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  #21  
Old 10-14-2012, 05:43 AM
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Kommander Kommander is offline
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Quote:
Originally Posted by AggieSez View Post
Thanks for the many thoughtful responses to this thread.

I've notice that the vast majority of these responses came from people who are part of a primary-style couple. I'd also love to hear views from solo poly/open people -- that is, people who don't have (and who maybe aren't seeking or don't want) a primary-style relationship of their own.

If you're solo (or maybe just consider yourself "single") and are or have been involved in poly/open relationships as a solo/single person:
- How out are you about being poly/open? In what contexts?
- Why are you out (or not)?
- What issues have you encountered regarding how out your significant relationship partners are/have been -- especially if you've been involved with people who do have a primary partner?

Thanks!

- Aggie
I guess I'd qualify as single/solo for the time being. I ended a secondary-type relationship a few months ago that had been going on for a little over a year. Other than that there are two other women that, while we acknowledge that we love each other, the relationships have not yet become sexual, only borderline romantic at times, and it's not entirely clear if either relationship will become romantic or sexual in the future. At this time it seems to be more in the "friendship" category with both of them. Aside from that, even when I identified as mono, I don't think I've ever been in a primary-type relationship.

However, it is not necessarily that I do not desire a primary-type relationship. I don't have a preference for relationship style; it depends on the person and what feels right. Some people feel right as friends, some as secondaries, or primaries. Each relationship is different, and I go with what works.

This thread has a topic, doesn't it? It was... um... openness. How open am I? Well, this is my left hand:



So, I'm open to those who recognize that symbol, or who ask me about it, or who I tell because I want them to know. So, fairly open. I didn't send out a press release or anything, but I don't make any effort to hide it.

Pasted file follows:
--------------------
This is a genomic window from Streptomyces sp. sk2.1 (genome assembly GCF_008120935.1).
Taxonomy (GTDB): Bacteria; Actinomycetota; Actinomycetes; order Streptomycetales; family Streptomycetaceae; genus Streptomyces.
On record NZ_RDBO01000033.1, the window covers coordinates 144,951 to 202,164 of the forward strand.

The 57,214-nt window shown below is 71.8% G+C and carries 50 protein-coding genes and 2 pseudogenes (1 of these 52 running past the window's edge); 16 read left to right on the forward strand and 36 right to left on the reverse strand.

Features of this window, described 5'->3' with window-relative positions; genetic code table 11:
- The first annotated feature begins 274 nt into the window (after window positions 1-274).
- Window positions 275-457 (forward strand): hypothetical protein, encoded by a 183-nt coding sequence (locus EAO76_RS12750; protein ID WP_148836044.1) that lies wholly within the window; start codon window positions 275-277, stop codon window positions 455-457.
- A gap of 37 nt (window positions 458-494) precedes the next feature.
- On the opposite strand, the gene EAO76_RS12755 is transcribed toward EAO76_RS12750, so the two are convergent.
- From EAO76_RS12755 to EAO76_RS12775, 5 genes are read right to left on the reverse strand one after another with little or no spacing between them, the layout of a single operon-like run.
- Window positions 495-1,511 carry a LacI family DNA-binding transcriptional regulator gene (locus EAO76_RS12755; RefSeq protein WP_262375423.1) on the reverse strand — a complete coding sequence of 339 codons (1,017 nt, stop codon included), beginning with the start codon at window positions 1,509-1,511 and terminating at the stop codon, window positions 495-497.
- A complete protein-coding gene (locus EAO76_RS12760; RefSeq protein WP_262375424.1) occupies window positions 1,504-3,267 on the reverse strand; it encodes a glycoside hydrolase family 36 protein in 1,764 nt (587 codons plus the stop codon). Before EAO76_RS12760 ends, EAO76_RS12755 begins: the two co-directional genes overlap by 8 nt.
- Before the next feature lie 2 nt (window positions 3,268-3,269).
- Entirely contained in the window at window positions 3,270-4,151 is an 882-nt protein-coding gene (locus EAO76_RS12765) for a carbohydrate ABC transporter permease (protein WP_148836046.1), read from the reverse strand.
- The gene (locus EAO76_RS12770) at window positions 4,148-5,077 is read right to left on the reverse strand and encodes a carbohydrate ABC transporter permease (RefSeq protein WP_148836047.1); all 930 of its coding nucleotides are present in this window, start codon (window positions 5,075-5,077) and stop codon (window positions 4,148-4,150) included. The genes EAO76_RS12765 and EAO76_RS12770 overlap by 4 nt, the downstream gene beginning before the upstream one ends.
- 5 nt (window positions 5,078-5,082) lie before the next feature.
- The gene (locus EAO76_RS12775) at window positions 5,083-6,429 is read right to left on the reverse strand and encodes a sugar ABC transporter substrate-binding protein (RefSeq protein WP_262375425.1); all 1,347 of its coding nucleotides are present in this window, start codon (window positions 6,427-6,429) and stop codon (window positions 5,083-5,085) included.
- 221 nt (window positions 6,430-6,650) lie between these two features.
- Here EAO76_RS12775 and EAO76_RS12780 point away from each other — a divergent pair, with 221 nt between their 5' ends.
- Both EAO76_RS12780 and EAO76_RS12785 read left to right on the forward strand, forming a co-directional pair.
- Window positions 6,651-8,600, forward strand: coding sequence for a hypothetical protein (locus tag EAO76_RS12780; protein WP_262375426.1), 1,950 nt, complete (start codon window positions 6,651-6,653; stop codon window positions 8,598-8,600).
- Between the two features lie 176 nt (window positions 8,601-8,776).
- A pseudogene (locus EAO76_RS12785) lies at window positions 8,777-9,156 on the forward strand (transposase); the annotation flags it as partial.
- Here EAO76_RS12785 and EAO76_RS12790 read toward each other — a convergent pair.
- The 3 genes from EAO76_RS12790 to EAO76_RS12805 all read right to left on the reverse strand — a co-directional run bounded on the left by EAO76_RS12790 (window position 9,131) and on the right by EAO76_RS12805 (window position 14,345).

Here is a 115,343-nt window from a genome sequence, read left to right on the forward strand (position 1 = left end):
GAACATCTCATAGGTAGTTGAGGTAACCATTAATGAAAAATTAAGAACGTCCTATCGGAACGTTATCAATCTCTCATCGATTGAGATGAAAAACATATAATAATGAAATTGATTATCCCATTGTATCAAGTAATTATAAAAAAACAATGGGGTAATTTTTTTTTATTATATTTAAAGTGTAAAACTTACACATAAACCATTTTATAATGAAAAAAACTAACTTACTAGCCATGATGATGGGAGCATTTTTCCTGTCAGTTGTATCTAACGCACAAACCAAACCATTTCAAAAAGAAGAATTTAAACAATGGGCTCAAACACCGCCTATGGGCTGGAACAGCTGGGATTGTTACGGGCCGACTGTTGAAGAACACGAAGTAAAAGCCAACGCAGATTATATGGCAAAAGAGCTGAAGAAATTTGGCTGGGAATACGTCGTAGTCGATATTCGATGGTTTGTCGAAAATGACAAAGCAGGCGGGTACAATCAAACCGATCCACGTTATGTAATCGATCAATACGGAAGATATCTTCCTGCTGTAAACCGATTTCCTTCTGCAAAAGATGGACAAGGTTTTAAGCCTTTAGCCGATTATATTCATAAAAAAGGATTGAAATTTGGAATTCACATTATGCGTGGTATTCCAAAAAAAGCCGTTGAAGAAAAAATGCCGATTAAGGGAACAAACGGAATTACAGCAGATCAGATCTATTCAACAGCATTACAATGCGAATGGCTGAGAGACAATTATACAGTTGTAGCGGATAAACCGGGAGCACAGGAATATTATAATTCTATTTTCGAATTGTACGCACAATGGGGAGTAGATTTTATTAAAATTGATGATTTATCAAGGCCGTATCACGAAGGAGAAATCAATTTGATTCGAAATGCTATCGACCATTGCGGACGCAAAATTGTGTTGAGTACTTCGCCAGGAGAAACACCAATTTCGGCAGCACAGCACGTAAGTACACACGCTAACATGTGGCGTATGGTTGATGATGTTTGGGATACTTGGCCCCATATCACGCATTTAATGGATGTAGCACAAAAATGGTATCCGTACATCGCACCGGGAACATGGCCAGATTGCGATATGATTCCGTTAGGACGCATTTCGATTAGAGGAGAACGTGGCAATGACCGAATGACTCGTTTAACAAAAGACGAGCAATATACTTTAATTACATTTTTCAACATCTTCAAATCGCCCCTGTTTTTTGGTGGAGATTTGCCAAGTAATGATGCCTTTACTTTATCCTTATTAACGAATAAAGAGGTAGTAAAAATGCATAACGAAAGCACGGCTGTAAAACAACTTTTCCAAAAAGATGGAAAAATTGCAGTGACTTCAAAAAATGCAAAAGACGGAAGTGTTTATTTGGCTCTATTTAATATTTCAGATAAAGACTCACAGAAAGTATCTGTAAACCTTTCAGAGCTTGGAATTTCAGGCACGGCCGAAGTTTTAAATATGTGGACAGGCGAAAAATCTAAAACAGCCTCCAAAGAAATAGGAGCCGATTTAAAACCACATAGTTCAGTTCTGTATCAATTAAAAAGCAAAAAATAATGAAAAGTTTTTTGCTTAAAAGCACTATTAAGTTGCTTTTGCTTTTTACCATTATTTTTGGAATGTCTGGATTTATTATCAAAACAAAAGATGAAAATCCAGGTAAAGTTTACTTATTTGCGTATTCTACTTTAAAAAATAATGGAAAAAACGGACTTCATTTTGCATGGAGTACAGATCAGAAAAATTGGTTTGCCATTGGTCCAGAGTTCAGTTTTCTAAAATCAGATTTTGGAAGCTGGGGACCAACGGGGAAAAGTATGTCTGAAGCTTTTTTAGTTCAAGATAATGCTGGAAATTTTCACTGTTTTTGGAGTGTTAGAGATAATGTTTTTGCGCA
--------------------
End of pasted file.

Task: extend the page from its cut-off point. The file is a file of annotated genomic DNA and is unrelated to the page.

Why am I out? I don't see a reason not to be. I do not have any children, so custody battles aren't a concern. As far as employment goes, my preferred relationship style and having a tattoo on my hand is not relevant to any job. If someone chooses to not hire or fire me over something so trivial, they are obviously terrible at their job and I'd rather not work for someone so incompetent.

The only issue I've had with partners being less open that I am is that it occasionally it feels like they're being dishonest, and I occasionally have trouble determining whether not I can show affection in various public and social settings. Also one time I had a metamour who seemed to think that his position as primary meant that he was entitled to dictate the terms of my relationship with our girlfriend, and that I owed him something for "letting me screw his girlfriend." It wasn't long before that ended poorly for him.

In general, if someone is less open than I am and it's for a legitimate reason, like fear of consequences or just not being comfortable about it, I'm fine with it. I'm not okay with it if it's for reasons involving overt dishonesty or deception.
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  #22  
Old 10-14-2012, 06:01 PM
AggieSez AggieSez is offline
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Thanks, Cindie

From my own experience, and that of many poly people (solo & not) whom I've asked about "outness" lately, it seems that usually this topic doesn't get discussed clearly and specifically early in a relationship.

Discrepancies tend to emerge only after the relationship is well established and there's substantial emotional investment. And what seems to be the most common way that outness discrepancies become apparent iS when a nonprimary partner inadvertently transgresses an outness-related boundary of the primary couple, which the primary couple never disclosed and often is unwilling to negotiate about.

Another common situation is when the nonprimary partner unexpectedly finds themself excluded, avoided, or demoted to "friend" status without warning or negotiation at an event or in a social setting.

There are various reasons for why people usually don't discuss outness clearly and early in poly/open relationships:

- early in any kind of relationship (even most mono ones) it's usually seen as pushy or moving too fast to make public mention of a relationship (such as calling someone your "girlfriend") within the first few months. During initial NRE it's hard to tell how serious a relationship might be in the long term. So for people with relationship experience, outness usually isn't much of an issue early on.

- People often like to imagine they're more open or braver than they actually are.

- Poly people often initially meet, fall in love & socialize within the poly community. When that's your main social context for a new relationship, it isn't always apparent that, say, a longtime poly primary couple may be considerably or entirely closeted in other social circles.

- Often people feel that that it's unromantic to clarify outness boundaries early on, that this is an NRE-killer because of clarifies limits rather than hopefully embraces possibility.